Ukraine Is the First War of the Modern-Day Web

From a Washington Post column by Molly Roberts headlined “Ukraine is a war of modern-day Web”:

For millions of Americans, Ukraine is the first war of the modern-day Web.

Let’s say the Civil War was the first photography war; World War II the first war of radio. That Vietnam was the first TV war is practically axiomatic: Dispatches of the massacre in My Lai streamed into American living rooms. The weapon of narrative control was wrested out of the state’s hands, and viewers started to associate combat less with glory than with gore.

Some say the first Internet war was in Kosovo. If you had one of the hulking machines that passed for computers in those days, you could plug in, dial up and reach the front lines without any intermediary. You could receive an email from an Albanian businessman, or hop into a chat room with a besieged college kid in Belgrade. Others contend that the War on Terror was the real original Internet war. After all, it was the first where our own newspapers were widely online, too — bloody dispatches at the ready with only a click and a bit of buffering.

Russian President Vladimir Putin’s invasion of Ukraine, though, is a war of the epoch of platforms — the truly digital age, when social media has become essential to social life, and when we don’t use the Web only to take in information but also to spit it out.

The Arab Spring, of course, spawned the new reality in which the citizenry turns conflict into content. But as essential as Twitter, Facebook and the rest were to those uprisings, most of the speech still came from people physically on the scene, with the rest of us reading and watching. Ukraine feels different to many of us, especially younger people in the West.

There’s an unsavory racial element to our attachment to this crisis: A CBS reporter recently gaffed that Ukraine is more “civilized” than other Internet-era war zones — such as Syria or Iraq or Afghanistan or Yemen — which is a reason the clash there has captivated some in the West.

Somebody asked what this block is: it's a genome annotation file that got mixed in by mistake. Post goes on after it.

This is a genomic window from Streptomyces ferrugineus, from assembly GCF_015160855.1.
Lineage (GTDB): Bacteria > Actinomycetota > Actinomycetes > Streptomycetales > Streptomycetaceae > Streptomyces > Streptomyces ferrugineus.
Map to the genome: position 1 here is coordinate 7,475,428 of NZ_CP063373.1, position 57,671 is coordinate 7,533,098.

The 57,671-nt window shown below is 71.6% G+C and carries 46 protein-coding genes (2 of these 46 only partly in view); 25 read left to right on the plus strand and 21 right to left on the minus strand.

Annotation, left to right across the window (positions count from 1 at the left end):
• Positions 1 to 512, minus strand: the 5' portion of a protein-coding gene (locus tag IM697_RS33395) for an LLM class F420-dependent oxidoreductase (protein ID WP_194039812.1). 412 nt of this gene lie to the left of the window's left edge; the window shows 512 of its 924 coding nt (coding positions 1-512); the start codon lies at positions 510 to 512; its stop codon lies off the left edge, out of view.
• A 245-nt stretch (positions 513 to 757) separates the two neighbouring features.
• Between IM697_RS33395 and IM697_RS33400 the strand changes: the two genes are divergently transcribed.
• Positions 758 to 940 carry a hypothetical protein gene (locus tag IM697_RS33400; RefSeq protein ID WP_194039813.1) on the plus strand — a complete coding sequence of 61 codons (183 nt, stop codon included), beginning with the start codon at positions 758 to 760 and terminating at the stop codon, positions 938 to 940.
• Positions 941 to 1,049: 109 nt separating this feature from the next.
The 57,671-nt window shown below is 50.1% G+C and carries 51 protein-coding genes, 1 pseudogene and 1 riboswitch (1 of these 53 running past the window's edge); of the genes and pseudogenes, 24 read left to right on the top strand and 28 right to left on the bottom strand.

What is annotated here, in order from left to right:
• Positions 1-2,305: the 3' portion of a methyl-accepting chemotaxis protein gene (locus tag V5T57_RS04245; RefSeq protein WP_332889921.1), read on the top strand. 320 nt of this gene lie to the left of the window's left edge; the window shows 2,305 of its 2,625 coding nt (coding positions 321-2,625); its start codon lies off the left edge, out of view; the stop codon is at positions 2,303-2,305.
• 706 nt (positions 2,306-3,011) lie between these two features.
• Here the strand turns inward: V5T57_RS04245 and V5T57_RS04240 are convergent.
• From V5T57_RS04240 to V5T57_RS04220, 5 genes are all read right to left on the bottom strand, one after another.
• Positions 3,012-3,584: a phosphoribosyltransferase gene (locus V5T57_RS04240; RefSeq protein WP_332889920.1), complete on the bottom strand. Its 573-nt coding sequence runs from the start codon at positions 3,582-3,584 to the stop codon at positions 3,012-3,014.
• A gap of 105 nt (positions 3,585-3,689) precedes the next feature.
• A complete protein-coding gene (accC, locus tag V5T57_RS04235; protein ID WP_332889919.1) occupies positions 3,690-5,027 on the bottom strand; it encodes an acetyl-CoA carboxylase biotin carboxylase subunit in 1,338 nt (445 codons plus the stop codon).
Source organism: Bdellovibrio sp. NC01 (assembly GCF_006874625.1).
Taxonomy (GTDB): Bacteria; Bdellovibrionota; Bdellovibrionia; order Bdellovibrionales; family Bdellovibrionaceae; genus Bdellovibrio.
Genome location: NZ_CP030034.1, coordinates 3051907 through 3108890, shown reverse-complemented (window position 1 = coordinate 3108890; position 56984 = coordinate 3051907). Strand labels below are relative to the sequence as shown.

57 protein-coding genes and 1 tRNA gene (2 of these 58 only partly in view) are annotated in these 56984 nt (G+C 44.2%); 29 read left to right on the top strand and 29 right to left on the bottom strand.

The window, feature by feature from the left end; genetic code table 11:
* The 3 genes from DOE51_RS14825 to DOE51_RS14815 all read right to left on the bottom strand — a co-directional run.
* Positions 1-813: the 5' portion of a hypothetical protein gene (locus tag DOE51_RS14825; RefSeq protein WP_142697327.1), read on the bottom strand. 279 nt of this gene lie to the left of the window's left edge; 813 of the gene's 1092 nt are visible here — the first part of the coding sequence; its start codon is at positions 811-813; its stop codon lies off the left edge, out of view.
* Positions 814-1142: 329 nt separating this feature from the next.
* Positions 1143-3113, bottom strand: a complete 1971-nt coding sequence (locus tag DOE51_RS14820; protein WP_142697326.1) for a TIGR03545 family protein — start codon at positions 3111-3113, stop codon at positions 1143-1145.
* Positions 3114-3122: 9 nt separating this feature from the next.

But also responsible for the way we’re treating today’s events is an evolution in how we use the Internet. Always inclined now toward interactivity, we’re participating rather than merely observing what’s happening thousands of miles away. We’re spreading memes made in Kyiv or Kharkiv throughout the timelines of Brooklynites, with the aid of algorithms crafted in Silicon Valley. Sometimes, we’re forging rallying cries of our own.

Consider the obsession with Paddington Bear, whom Ukrainian President (and former comic actor) Volodymyr Zelensky voiced in the Ukrainian dub of the movie. The cuddly creature and unlikely hero is known in the eponymous films for delivering a “hard stare” to bullies. Now, an image with this trademark expression earns the caption culled from a recent speech by Zelensky: “As you attack, it will be our faces you see, not our backs.”

That’s not the only line lookers-on have adopted as an expression of their own distant defiance. “Russian warship, go f— yourself,” soldiers defending a coastal island declared as they refused to surrender, just before bombardment. Now, the retort has become ubiquitous as an ornament on the Instagram stories of Westerners.

Oh, and don’t forget the babushkas. The women who chased away armed separatists in Kramatorsk, or donned the colors of the Ukrainian flag on the Moscow subway, or offered seeds to Russian soldiers so that “sunflowers grow when they die,” have all been celebrated by the foreign masses — a fandom forming around them abroad as we create out of their individual tales a single grandmotherly avatar of bravery.

Zelensky’s almost caricatural charisma, obviously, encourages us to cheer for the good guys. His speeches seem as if they could have been written by a 21st-century Shakespeare — emotional and electrifying, but now eminently clippable and shareable, too. His government’s facility with the lingua franca of the Internet doesn’t hurt either. See, for example, the official Ukraine Twitter account.

“This is not a ‘meme,’ but our and your reality right now,” it posted alongside a cartoon of Adolf Hitler patting Putin on the cheek as Russia invaded on Thursday. On Saturday, the same page took the time to explain to a random user why the official Twitter account of New Jersey is among the 24 it follows: “Cauz they’re cool,” Ukraine replied, just days after it was invaded. This combination of sincerity and oddity is just what it takes for a nation under serious threat to navigate the often silly space of social media.

But what happens if the tale turns toward tragedy? We in North America and Western Europe have never actually been the combatants here. We’re gleefully hitting “send” on tweets while the true soldiers gravely launch javelins. Our pseudo-participation, whether or not our hearts are in the right place, has been a sick sort of fun. But when the fun stops, we can log off, just as we do any time we’re tired of staring at our screens. Meanwhile, in Ukraine, the war will go on. There’s no closing the laptop on real life.

Molly Roberts writes about technology and society for The Post’s Opinions section.

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